(SACRAMENTO)—As part of its ongoing Let’s Pool Together campaign, the California Pool and Spa Association (CPSA) announced today the release of its Model Drought Response Plan aimed at providing state and local policymakers with positive ideas designed to achieve water savings related to swimming pools, spas and hot tubs.
“For the last almost two years the swimming pool, spa and hot tub industry has had its back to the wall responding to symbolic water-use restrictions proposed by cities, counties and water districts,” said John Norwood, President of CPSA. ” This model plan allows CPSA to go on the offensive by providing public entities with positive ideas they can implement that are fact-based and will achieve substantial water saving without unfairly targeting the industry.”
Multiple water experts and agencies throughout the state have studied pool and spa water use during the drought and the conclusion is always the same: pools and spas are not water wasters. Despite this fact, CPSA has had to respond to numerous cities and local municipalities in opposition to onerous regulations on the pool and spa industry, including banning construction of and/or filling new or existing pools and spas.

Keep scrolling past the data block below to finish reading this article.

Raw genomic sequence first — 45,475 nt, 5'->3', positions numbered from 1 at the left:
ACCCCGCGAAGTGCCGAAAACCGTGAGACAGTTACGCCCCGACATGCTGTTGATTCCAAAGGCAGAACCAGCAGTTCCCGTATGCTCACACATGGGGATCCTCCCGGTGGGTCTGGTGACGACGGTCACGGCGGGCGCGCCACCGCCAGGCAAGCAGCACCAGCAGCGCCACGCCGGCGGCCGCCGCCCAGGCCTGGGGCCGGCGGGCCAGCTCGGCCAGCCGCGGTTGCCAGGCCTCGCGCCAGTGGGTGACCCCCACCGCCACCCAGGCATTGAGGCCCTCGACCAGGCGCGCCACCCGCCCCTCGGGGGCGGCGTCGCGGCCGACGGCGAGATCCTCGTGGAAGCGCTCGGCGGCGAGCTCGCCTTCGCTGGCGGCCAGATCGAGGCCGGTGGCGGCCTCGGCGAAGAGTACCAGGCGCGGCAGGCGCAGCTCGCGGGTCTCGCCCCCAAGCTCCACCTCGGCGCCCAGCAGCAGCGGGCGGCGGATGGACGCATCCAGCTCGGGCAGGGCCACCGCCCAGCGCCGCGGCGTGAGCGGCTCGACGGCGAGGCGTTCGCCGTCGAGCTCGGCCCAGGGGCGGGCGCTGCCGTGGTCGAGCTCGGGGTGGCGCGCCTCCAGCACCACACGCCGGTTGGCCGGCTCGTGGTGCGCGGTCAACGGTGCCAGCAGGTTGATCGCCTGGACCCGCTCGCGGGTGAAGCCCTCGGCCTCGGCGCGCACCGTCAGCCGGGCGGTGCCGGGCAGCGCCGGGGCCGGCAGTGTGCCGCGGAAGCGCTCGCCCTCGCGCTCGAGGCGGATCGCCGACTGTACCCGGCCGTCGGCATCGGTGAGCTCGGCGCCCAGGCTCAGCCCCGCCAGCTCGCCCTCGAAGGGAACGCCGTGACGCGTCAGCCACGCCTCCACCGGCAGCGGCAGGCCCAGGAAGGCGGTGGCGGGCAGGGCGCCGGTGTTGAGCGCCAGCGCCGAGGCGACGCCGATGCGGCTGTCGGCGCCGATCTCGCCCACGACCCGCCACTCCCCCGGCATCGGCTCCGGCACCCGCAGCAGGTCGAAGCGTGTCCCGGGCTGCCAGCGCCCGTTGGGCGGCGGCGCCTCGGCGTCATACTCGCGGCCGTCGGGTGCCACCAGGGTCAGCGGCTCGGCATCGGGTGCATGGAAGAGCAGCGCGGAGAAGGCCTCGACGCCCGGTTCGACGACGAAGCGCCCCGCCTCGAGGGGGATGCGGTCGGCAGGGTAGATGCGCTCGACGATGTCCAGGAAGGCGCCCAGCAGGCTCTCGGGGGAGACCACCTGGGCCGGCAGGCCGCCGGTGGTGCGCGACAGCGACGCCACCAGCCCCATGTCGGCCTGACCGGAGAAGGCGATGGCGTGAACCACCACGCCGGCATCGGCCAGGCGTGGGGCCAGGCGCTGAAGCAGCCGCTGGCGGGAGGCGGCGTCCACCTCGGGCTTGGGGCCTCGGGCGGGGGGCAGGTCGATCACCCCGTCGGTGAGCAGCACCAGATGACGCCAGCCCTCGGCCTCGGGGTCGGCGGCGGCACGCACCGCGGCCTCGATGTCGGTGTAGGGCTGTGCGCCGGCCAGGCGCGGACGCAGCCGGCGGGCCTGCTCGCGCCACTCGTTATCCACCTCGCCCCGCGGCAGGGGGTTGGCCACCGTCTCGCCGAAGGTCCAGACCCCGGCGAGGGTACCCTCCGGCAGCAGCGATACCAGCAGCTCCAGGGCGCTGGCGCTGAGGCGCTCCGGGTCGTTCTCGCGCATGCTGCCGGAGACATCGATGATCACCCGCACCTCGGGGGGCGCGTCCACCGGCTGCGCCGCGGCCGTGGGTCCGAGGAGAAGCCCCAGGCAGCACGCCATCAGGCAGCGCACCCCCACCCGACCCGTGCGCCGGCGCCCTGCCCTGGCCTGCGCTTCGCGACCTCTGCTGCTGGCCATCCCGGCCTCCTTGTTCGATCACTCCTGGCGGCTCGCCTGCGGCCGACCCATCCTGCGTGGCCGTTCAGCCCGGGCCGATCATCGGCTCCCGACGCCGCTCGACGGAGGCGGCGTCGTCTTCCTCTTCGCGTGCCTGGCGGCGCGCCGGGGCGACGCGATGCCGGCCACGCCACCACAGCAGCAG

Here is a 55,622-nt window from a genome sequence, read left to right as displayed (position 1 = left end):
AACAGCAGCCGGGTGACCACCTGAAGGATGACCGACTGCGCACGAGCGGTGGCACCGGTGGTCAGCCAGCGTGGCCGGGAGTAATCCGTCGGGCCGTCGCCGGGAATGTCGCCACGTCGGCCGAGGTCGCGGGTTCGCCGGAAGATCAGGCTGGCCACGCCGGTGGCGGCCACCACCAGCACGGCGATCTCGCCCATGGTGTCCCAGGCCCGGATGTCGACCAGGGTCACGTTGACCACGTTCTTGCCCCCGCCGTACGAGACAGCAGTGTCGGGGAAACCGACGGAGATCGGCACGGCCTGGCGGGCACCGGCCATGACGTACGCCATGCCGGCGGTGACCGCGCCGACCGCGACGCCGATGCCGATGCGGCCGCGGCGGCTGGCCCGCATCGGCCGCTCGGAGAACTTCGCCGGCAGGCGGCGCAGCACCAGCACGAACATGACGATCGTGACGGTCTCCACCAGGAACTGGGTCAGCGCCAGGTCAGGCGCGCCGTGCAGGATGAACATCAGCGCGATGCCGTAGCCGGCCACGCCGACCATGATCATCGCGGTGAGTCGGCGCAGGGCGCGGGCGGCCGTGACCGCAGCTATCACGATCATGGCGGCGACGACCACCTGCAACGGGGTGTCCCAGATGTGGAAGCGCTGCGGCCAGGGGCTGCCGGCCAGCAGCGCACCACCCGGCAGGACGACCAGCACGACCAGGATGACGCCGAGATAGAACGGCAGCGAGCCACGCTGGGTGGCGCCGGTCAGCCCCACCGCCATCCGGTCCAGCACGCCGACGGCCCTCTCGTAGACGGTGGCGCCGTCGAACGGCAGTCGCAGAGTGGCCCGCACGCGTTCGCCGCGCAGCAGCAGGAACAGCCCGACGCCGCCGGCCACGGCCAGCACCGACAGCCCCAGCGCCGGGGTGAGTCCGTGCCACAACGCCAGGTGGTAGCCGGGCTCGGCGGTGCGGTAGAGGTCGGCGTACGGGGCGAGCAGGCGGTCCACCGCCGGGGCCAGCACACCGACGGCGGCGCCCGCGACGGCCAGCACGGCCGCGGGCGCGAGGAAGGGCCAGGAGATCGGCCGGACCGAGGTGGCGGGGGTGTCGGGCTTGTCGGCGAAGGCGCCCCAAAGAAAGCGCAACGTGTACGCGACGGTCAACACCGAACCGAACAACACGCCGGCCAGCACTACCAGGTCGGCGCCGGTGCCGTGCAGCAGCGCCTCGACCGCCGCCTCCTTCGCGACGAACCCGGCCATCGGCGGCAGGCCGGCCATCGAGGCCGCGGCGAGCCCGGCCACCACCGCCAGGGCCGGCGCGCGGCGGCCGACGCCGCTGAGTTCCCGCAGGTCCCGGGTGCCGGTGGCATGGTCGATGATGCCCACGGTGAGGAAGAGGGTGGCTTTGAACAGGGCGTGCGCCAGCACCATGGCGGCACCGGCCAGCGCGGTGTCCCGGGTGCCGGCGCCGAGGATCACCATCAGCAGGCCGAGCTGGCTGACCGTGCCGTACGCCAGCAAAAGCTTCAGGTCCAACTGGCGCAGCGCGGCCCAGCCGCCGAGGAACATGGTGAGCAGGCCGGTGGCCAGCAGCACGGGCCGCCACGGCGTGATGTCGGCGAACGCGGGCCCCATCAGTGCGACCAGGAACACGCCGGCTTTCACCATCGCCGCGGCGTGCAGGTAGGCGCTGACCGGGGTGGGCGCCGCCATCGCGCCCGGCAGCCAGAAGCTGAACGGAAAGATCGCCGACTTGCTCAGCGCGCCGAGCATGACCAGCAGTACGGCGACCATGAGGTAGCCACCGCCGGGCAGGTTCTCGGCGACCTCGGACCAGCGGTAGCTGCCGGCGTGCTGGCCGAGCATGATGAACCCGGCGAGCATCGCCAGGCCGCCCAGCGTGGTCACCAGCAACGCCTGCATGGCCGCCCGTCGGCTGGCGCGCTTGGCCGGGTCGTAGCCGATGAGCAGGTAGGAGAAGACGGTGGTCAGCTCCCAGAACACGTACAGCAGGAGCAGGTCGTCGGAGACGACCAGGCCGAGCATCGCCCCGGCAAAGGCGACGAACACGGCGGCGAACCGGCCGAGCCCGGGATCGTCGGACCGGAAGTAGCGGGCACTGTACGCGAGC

Such restrictions are purely symbolic and do not result in any water savings. That’s because a well-maintained pool, spa and hot tub and surrounding decking use as much water as drought-tolerant landscaping. In most communities, the amount of water it takes to fill all new pools this year would be approximately 1/100 of 1 percent of the city’s annual water use. Such restrictions are also contrary to local municipal codes that require pools to be properly maintained and not left empty due to health and safety issues.
“All public entities are scheduled to update their Urban Water Management Plans this year. As ongoing partners in combatting the drought and increasing water efficiency, we have created a Model Drought Response Plan for addressing pool and spa regulations at various drought stages. These suggested regulations ensure that our industry is not disproportionately affected by regulations while fostering fact-based water conservation steps,” said Mike Geremia, Chairman of CPSA.
The California Pool & Spa Association is the statewide umbrella trade association designed to promote the industry and to educate the public, local and state regulatory agencies, and the California Legislature on critical issues such as water and energy conservation, water safety and child drowning prevention, consumer protection, and unlicensed contractor abatement. CPSA and its predecessor (SPEC) have been the voice of the swimming pool and spa industry in California for almost 40 years.